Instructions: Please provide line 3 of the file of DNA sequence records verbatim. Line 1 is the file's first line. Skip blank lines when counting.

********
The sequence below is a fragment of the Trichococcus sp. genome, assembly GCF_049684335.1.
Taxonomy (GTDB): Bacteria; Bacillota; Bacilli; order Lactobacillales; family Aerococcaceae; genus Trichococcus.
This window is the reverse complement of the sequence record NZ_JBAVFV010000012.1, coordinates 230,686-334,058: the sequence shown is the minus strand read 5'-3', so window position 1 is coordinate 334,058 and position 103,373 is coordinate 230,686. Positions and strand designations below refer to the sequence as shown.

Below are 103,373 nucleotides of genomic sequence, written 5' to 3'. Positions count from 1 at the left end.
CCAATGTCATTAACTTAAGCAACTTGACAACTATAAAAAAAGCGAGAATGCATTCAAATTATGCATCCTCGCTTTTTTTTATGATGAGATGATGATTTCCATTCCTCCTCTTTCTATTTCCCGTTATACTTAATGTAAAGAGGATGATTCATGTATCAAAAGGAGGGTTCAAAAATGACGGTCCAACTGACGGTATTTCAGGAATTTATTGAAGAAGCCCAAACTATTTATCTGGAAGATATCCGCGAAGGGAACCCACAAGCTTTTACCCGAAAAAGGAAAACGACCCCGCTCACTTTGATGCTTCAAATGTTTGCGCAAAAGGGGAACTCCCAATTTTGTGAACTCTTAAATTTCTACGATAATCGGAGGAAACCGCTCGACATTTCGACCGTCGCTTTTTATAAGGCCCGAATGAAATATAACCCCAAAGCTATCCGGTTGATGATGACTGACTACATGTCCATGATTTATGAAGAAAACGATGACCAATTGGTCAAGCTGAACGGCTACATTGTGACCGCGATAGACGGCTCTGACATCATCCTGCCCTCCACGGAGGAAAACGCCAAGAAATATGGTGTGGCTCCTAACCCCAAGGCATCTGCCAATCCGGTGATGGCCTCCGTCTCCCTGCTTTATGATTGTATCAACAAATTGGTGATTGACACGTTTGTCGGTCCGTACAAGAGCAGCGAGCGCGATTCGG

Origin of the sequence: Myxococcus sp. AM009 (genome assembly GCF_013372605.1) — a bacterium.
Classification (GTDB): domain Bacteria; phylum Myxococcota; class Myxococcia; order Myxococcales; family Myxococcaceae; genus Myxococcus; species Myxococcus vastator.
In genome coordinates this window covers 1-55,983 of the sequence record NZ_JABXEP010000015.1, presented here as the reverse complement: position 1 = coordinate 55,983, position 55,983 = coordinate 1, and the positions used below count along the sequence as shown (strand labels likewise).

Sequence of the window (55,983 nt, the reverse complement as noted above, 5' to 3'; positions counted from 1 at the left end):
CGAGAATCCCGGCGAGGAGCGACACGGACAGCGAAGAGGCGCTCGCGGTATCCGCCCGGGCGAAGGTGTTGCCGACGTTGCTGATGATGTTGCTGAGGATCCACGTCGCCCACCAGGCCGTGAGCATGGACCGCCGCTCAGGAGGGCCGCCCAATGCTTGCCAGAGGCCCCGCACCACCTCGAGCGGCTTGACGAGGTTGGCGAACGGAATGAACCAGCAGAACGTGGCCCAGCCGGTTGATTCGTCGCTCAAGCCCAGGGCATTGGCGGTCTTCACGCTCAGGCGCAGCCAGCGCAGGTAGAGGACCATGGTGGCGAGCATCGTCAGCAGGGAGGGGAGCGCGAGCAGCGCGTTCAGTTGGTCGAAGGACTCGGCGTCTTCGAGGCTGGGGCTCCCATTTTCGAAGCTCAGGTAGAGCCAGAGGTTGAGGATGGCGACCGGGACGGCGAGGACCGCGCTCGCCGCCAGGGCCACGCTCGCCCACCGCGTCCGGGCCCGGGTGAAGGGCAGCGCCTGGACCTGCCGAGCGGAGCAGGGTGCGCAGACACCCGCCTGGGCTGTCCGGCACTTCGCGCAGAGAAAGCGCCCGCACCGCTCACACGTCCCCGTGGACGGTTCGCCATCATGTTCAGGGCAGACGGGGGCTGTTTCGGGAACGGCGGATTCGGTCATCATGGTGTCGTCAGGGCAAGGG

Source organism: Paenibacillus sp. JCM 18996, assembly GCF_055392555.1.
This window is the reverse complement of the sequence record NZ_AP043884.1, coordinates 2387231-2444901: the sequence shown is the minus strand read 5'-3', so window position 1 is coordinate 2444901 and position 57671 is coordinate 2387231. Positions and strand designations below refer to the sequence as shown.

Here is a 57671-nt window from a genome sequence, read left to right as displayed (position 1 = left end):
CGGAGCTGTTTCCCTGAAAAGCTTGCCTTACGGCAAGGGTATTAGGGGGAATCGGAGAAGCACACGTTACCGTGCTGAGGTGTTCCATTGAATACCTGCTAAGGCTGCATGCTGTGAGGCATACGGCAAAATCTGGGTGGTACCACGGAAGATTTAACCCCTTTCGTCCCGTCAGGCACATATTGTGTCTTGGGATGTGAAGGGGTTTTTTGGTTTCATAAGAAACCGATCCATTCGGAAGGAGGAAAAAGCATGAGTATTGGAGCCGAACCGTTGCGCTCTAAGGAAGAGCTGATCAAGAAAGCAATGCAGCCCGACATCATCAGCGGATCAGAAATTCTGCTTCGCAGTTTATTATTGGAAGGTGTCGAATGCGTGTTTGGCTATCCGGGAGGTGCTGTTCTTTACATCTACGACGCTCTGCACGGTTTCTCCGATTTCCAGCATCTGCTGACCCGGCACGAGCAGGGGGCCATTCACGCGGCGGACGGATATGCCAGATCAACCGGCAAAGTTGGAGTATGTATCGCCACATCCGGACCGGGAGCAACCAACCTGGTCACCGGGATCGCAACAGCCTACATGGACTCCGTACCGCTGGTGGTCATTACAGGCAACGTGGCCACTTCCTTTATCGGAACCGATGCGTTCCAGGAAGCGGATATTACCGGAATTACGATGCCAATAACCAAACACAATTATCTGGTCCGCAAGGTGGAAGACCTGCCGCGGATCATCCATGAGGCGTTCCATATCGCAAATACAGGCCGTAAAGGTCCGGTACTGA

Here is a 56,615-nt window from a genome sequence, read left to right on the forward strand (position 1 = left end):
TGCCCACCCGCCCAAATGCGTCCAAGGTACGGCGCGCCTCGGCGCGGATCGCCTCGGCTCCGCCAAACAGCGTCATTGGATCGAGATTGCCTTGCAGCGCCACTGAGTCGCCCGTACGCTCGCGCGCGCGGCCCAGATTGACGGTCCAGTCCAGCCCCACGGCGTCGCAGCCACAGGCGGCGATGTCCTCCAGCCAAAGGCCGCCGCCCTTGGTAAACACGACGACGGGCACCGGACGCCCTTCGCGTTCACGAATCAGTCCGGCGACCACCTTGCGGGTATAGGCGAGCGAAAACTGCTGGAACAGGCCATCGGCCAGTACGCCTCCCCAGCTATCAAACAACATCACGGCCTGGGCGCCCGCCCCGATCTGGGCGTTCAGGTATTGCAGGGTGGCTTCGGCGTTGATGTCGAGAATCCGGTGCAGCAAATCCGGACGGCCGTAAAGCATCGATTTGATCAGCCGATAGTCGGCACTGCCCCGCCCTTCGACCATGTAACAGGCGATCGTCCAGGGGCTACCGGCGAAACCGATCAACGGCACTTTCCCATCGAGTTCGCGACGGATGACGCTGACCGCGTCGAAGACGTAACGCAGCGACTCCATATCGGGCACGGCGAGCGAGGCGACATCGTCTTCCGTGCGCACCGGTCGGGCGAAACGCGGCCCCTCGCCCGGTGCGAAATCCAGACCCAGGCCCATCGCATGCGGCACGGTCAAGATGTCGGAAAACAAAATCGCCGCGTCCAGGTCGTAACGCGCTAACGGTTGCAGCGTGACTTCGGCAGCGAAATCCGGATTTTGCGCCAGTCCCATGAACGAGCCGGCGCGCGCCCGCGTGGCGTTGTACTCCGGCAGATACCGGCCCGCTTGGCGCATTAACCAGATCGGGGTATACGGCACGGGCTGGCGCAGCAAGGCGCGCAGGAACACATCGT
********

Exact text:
This window is the reverse complement of the sequence record NZ_JBAVFV010000012.1, coordinates 230,686-334,058: the sequence shown is the minus strand read 5'-3', so window position 1 is coordinate 334,058 and position 103,373 is coordinate 230,686. Positions and strand designations below refer to the sequence as shown.